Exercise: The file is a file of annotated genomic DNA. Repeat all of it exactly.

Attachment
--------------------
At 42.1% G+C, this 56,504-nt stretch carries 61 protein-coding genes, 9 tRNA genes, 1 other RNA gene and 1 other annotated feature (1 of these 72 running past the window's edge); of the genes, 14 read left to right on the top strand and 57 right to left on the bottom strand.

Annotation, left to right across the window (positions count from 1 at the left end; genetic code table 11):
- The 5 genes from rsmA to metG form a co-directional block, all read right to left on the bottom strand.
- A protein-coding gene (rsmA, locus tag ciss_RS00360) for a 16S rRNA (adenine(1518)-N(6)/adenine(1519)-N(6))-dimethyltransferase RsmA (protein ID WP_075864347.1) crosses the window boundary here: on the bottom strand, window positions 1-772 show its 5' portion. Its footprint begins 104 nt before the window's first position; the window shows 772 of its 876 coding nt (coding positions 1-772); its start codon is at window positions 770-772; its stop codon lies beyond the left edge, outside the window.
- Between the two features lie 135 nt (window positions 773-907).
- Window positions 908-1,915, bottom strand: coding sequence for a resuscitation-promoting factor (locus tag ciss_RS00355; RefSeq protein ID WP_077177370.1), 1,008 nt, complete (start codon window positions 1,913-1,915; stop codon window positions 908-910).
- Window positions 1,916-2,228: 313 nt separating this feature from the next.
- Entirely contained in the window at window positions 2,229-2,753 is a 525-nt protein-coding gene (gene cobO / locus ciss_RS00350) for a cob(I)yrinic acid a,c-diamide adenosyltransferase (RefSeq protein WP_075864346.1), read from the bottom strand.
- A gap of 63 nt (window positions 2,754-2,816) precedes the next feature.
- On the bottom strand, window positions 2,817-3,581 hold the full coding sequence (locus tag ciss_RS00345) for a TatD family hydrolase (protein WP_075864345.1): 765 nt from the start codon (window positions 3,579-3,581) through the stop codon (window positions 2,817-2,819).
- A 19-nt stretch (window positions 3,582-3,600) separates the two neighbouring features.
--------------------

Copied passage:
At 42.1% G+C, this 56,504-nt stretch carries 61 protein-coding genes, 9 tRNA genes, 1 other RNA gene and 1 other annotated feature (1 of these 72 running past the window's edge); of the genes, 14 read left to right on the top strand and 57 right to left on the bottom strand.

Annotation, left to right across the window (positions count from 1 at the left end; genetic code table 11):
- The 5 genes from rsmA to metG form a co-directional block, all read right to left on the bottom strand.
- A protein-coding gene (rsmA, locus tag ciss_RS00360) for a 16S rRNA (adenine(1518)-N(6)/adenine(1519)-N(6))-dimethyltransferase RsmA (protein ID WP_075864347.1) crosses the window boundary here: on the bottom strand, window positions 1-772 show its 5' portion. Its footprint begins 104 nt before the window's first position; the window shows 772 of its 876 coding nt (coding positions 1-772); its start codon is at window positions 770-772; its stop codon lies beyond the left edge, outside the window.
- Between the two features lie 135 nt (window positions 773-907).
- Window positions 908-1,915, bottom strand: coding sequence for a resuscitation-promoting factor (locus tag ciss_RS00355; RefSeq protein ID WP_077177370.1), 1,008 nt, complete (start codon window positions 1,913-1,915; stop codon window positions 908-910).
- Window positions 1,916-2,228: 313 nt separating this feature from the next.
- Entirely contained in the window at window positions 2,229-2,753 is a 525-nt protein-coding gene (gene cobO / locus ciss_RS00350) for a cob(I)yrinic acid a,c-diamide adenosyltransferase (RefSeq protein WP_075864346.1), read from the bottom strand.
- A gap of 63 nt (window positions 2,754-2,816) precedes the next feature.
- On the bottom strand, window positions 2,817-3,581 hold the full coding sequence (locus tag ciss_RS00345) for a TatD family hydrolase (protein WP_075864345.1): 765 nt from the start codon (window positions 3,579-3,581) through the stop codon (window positions 2,817-2,819).
- A 19-nt stretch (window positions 3,582-3,600) separates the two neighbouring features.